In December of every year, our house is converted to a Christmas cinema. We spend most evenings curled up in the living room in the glow of the tree watching every Christmas movie we can come up with. There are the animated classics: Rudolph, Frosty, Little Drummer Boy, Santa Claus is Coming to Town, Charlie Brown Christmas. Then we have the adult selections: Die Hard (yes, really), The Ref, Kiss Kiss, Bang Bang, Scrooged, The Family Man. And finally, the full family flicks: The Muppet Christmas Carol, A Christmas Story, and, of course, my favorite: It’s a Wonderful Life.
I love that movie. Perhaps it’s because I have a thing for the Forties. Perhaps it’s because Mary had four children in five minutes, and I can totally relate. Whatever it is, I could watch George Bailey stumble desperately through the snow a hundred times and not grow tired of it.
Even so, this year was different. Every time George’s dreams were dashed I felt it in my gut. When he stood awkwardly at his old best friend’s shoulder and compared his miserable state of affairs to his friend’s oversized success, I felt my face grow warm with shame. I was rooting for George to throw that broken banister ornament right through the front windows. I was IN that movie. And at the end, when everyone in town shows up in George and Mary’s living room emptying their piggy banks to save the day, I burst into tears. Because that’s the story of our Christmas.
If you had told me in September, when Mike lost his job, that he’d still be looking for a position on Christmas Eve, I would’ve jumped off that bridge right along side George Bailey. I suppose it’s a blessing that we can’t see what the future holds.
I would’ve made myself crazy worrying about how we would eat, how we’d pay our mortgage, how we’d keep the lights on. Contemplating how we’d ever manage a tree or anything to go under it would’ve sent me over the edge.
And yet, here I sit with a full belly, in a house that is miraculously paid up at least through next week. I’m basking in the glow of a decorated tree that’s sheltering a respectable pile of gifts. My little girls are pouring over Santa Tracker on an iPad, and I’m not the least bit worried that Santa will miss our house.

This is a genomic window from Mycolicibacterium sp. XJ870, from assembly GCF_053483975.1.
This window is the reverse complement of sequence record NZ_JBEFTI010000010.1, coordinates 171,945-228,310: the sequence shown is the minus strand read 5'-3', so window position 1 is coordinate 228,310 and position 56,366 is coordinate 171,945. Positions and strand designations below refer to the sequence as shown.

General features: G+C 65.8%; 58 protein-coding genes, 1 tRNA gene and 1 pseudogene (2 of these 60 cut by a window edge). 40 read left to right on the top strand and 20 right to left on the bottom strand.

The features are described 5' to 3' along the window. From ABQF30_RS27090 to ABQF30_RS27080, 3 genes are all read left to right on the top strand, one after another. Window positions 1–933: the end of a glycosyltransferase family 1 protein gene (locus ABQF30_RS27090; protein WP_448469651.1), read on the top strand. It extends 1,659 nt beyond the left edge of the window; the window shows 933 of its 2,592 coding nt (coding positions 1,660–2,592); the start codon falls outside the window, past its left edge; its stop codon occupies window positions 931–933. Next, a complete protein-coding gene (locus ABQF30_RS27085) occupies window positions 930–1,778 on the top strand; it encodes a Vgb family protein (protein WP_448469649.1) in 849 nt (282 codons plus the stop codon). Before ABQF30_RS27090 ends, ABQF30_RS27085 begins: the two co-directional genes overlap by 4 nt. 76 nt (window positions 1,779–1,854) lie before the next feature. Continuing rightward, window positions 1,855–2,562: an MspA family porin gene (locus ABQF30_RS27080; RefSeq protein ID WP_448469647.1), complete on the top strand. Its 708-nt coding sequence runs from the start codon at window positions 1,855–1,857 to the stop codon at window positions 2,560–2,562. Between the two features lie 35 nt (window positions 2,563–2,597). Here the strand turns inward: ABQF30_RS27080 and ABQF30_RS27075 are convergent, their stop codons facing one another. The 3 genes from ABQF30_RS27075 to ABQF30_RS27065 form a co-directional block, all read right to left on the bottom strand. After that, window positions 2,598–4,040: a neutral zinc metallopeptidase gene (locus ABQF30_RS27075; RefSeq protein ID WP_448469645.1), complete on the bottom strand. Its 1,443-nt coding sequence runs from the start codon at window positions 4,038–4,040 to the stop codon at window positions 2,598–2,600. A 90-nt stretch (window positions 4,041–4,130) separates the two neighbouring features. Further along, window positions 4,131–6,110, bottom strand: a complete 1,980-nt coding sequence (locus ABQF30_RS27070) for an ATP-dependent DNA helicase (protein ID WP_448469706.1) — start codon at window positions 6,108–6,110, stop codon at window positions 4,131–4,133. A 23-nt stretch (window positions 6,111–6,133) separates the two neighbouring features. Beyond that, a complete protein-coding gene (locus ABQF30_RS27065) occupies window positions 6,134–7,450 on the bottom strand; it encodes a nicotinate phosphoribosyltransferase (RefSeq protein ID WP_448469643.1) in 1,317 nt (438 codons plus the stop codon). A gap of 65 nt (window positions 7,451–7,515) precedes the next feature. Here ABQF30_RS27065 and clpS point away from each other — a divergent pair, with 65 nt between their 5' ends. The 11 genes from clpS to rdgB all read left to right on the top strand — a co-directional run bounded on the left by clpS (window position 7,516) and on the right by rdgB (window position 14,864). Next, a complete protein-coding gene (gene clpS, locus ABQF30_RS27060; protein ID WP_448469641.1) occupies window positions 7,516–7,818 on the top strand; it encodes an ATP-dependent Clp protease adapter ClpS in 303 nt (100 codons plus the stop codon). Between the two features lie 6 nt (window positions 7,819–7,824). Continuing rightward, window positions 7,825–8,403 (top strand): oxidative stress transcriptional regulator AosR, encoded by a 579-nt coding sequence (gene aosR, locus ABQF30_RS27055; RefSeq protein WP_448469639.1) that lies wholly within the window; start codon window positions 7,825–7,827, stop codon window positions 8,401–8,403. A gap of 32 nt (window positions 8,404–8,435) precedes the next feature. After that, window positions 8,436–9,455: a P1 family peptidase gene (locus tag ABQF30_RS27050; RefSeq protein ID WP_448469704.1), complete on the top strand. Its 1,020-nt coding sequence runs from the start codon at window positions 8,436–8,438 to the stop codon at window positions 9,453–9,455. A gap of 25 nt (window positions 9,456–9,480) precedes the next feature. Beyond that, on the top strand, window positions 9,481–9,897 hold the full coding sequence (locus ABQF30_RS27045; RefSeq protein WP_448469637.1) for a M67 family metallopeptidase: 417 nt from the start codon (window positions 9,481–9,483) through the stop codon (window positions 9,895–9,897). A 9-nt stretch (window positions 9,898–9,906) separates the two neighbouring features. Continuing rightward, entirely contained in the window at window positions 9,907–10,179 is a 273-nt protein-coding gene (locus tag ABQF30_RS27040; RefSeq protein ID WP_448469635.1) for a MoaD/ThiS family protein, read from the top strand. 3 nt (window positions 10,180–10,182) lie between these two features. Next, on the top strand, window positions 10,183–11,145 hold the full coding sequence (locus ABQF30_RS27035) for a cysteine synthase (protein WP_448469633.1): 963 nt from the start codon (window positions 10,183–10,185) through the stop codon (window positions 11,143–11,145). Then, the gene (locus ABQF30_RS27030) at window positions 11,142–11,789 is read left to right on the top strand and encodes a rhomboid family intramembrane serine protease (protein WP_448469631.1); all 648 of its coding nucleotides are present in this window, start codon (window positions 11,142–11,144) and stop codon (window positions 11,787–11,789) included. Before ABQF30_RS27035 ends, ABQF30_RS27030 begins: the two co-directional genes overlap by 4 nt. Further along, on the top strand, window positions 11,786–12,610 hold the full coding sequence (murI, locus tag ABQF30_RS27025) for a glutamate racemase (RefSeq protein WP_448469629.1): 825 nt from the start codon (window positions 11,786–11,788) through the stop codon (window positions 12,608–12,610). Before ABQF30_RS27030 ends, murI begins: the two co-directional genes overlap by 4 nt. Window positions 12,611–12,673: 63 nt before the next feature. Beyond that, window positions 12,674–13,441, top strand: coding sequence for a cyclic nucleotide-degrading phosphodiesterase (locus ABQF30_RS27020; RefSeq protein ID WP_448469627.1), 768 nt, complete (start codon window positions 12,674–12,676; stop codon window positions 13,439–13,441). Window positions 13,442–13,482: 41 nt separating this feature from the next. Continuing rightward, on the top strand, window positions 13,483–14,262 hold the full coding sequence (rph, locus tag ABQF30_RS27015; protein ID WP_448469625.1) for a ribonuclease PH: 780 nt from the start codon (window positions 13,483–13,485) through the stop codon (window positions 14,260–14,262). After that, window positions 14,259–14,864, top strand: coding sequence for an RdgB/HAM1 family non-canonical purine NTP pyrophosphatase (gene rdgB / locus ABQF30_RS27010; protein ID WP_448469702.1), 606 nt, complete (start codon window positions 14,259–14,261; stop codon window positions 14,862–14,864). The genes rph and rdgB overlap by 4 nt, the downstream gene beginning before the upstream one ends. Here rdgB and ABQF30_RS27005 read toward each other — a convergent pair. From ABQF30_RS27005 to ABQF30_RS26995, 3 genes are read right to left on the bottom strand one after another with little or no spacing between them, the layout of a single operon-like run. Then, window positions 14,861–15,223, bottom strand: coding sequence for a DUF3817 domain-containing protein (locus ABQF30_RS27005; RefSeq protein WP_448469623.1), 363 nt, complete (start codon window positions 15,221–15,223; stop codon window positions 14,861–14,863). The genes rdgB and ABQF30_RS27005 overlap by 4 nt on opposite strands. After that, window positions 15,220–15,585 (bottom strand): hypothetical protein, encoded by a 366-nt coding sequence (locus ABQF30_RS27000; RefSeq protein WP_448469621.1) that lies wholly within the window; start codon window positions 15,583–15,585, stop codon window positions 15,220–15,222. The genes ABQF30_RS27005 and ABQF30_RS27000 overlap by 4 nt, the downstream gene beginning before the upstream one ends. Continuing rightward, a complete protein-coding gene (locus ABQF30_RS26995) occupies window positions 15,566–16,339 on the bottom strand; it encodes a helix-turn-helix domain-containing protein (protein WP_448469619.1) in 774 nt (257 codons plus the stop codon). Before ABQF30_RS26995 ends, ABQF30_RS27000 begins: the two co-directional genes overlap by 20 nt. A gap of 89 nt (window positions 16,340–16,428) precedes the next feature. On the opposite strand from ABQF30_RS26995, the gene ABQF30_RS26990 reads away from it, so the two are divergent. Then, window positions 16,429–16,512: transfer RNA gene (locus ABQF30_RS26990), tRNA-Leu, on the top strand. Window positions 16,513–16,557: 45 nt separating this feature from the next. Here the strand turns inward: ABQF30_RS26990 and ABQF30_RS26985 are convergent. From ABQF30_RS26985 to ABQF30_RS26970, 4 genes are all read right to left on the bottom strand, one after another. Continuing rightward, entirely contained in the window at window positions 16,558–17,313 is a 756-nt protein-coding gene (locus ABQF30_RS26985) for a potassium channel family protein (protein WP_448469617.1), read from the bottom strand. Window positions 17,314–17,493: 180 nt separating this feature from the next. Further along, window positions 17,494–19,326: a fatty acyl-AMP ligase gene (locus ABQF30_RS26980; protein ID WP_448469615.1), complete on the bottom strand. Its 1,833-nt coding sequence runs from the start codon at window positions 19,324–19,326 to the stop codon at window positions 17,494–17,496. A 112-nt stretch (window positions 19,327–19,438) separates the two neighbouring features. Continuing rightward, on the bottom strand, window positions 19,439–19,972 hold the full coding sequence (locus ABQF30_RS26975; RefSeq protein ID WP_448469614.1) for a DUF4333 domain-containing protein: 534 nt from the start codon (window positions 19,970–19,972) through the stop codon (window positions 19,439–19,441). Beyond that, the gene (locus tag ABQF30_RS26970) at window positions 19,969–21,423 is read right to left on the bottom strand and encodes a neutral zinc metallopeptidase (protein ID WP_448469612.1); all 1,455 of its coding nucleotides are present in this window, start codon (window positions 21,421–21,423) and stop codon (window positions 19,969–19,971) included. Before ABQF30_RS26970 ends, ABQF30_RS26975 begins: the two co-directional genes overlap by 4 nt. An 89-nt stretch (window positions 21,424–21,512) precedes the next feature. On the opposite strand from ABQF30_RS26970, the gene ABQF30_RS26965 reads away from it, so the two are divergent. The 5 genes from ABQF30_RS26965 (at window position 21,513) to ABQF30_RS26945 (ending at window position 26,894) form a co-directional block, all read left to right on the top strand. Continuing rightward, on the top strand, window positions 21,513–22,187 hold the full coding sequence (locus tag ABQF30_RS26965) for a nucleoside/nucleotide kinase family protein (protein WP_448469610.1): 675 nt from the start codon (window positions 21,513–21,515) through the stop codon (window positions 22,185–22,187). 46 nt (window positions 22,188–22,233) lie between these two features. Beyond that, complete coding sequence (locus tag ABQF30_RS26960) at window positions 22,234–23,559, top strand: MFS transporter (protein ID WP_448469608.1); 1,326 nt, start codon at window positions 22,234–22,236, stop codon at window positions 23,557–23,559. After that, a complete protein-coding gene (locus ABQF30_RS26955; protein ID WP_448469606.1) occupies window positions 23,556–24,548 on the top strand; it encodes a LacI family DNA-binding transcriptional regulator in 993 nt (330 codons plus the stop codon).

Tonight we will have our annual spaghetti cook off and then we’ll pack off to church for a candlelight bluegrass service. We’ll sing songs and listen to stories about miracles: a virgin birth, a guiding star, angels delivering messages to poor shepherds. And I won’t even be wondering if the stories are true. I won’t be struggling to believe that the impossible can happen, because it already has.
We’ve survived. Thanks to people who support this blog (more about that here) and friends and church members and anonymous strangers and no-longer-anonymous strangers, we are not only not starving, but we are filled to the brim with love and hope and gratitude.
We still have a long way to go. But the Christmas miracle is this: we have hope. We believe that there is a chance we will make it. Call it faith, if you will. And it didn’t come from some Sam Wainwright (George Bailey’s millionaire friend: “Yee-Haw!”) but from a town full, a country full, really, of friends and strangers showing up with gifts and cards and hugs and food and opportunities.
Today may only be Christmas Eve, but Christmas has already arrived at our house and everywhere we look we see guardian angels. Thank you.